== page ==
${\mathbf{nep}}\left(\mathit{j}\right)$ is the number of effective parameters, $\gamma$, in the $\mathit{j}$th model, for $\mathit{j}=1,2,\dots ,{\mathbf{lh}}$.
2:     $\mathrm{b}\left(\mathit{ldb},:\right)$ – double array
The first dimension, $\mathit{ldb}$, of the array b will be
• if ${\mathbf{wantb}}\ne 0$, $\mathit{ldb}={\mathbf{ip}}+1$;
• otherwise $\mathit{ldb}=1$.
The second dimension of the array b will be ${\mathbf{lh}}$ if ${\mathbf{wantb}}\ne 0$ and $1$ otherwise.
If ${\mathbf{wantb}}\ne 0$, b contains the intercept and parameter estimates for the fitted ridge regression model in the order indicated by isx. ${\mathbf{b}}\left(1,\mathit{j}\right)$, for $\mathit{j}=1,2,\dots ,{\mathbf{lh}}$, contains the estimate for the intercept; ${\mathbf{b}}\left(\mathit{i}+1,j\right)$ contains the parameter estimate for the $\mathit{i}$th independent variable in the model fitted with ridge parameter ${\mathbf{h}}\left(j\right)$, for $\mathit{i}=1,2,\dots ,{\mathbf{ip}}$.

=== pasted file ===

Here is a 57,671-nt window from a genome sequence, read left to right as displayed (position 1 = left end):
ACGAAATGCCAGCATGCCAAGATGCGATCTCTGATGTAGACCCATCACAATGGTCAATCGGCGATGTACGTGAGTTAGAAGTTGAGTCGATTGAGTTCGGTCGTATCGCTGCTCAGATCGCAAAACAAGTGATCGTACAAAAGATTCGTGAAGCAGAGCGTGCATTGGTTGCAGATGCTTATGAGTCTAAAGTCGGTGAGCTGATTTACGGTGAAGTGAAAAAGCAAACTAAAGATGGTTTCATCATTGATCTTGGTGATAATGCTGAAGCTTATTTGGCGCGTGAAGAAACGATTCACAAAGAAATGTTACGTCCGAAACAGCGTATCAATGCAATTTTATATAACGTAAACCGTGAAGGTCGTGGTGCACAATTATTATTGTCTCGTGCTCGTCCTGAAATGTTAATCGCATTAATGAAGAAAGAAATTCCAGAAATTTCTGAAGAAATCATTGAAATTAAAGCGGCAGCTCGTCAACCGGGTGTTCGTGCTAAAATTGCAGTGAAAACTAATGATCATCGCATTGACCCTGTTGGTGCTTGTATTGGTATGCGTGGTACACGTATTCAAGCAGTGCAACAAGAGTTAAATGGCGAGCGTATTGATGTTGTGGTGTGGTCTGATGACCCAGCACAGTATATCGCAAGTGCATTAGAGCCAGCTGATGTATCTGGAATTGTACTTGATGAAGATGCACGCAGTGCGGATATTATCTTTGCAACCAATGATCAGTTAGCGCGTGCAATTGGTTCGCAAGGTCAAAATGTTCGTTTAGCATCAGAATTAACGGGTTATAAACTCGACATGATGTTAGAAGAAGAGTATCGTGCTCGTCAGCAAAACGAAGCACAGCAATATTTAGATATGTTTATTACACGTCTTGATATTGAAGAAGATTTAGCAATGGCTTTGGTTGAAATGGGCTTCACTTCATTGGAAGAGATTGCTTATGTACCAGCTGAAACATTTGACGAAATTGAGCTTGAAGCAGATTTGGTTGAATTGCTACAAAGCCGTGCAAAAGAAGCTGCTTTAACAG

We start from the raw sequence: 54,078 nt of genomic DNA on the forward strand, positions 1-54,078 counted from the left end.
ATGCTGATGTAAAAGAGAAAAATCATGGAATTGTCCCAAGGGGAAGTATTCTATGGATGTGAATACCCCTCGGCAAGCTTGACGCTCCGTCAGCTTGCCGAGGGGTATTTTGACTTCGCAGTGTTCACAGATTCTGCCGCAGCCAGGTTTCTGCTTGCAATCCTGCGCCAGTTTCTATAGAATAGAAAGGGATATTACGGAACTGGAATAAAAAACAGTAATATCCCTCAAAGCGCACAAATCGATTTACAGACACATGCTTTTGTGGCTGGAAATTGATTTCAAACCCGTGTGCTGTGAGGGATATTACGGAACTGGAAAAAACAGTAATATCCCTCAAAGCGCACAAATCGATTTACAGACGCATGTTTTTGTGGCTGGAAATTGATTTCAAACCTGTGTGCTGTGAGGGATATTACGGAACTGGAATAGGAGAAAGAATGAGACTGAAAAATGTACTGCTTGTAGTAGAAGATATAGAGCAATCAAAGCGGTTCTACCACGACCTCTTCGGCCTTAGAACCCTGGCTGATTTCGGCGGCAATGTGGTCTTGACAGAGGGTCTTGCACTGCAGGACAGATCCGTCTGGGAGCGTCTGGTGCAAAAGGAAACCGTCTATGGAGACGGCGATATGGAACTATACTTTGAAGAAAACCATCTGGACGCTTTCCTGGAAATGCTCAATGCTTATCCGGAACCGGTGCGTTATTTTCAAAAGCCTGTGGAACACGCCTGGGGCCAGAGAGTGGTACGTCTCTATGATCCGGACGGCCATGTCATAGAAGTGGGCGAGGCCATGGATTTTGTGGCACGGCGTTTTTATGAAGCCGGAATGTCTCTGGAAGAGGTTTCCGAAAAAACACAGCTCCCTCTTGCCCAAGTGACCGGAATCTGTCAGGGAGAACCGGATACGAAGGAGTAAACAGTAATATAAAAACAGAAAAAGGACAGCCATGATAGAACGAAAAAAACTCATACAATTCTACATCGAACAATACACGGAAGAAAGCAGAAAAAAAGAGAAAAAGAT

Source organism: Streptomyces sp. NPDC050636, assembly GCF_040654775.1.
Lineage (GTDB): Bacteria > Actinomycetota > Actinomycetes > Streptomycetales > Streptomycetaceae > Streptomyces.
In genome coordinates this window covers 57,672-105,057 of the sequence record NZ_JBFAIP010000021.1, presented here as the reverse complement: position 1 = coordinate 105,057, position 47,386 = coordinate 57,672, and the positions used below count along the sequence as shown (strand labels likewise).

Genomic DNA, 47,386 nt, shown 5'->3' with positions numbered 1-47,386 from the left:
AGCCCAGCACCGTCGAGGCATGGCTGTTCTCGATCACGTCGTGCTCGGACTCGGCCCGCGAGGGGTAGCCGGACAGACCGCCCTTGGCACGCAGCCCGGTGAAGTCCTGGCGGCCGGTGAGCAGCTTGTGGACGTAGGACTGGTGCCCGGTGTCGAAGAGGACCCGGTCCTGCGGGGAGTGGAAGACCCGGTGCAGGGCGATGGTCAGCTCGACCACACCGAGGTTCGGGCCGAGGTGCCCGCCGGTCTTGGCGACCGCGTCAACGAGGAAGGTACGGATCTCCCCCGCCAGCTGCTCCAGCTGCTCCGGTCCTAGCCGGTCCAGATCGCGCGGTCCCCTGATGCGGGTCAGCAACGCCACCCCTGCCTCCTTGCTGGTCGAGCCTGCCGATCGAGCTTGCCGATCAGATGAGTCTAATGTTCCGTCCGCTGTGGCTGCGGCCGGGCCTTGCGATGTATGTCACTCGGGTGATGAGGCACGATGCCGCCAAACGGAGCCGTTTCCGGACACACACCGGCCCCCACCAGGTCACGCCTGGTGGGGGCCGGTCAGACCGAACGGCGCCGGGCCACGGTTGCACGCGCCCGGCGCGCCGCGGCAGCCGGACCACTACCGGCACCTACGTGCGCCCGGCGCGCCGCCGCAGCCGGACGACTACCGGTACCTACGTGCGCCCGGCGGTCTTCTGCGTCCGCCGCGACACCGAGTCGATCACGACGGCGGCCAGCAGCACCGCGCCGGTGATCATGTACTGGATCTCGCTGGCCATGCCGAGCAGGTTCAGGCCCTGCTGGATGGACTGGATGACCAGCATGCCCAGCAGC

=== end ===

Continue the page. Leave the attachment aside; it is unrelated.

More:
3:     $\mathrm{vf}\left(\mathit{ldvf},:\right)$ – double array
The first dimension, $\mathit{ldvf}$, of the array vf will be
• if ${\mathbf{wantvf}}\ne 0$, $\mathit{ldvf}={\mathbf{ip}}$;
• otherwise $\mathit{ldvf}=1$.
The second dimension of the array vf will be ${\mathbf{lh}}$ if ${\mathbf{wantvf}}\ne 0$ and $1$ otherwise.
If ${\mathbf{wantvf}}=1$, the variance inflation factors. For the $\mathit{i}$th independent variable in a model fitted with ridge parameter ${\mathbf{h}}\left(j\right)$, ${\mathbf{vf}}\left(\mathit{i},j\right)$ is the value of ${v}_{\mathit{i}}$, for $\mathit{i}=1,2,\dots ,{\mathbf{ip}}$.
4:     $\mathrm{pe}\left(\mathit{ldpe},:\right)$ – double array
The first dimension, $\mathit{ldpe}$, of the array pe will be
• if ${\mathbf{lpec}}>0$, $\mathit{ldpe}={\mathbf{lpec}}$;
• otherwise $\mathit{ldpe}=1$.
The second dimension of the array pe will be ${\mathbf{lh}}$ if ${\mathbf{lpec}}>0$ and $1$ otherwise.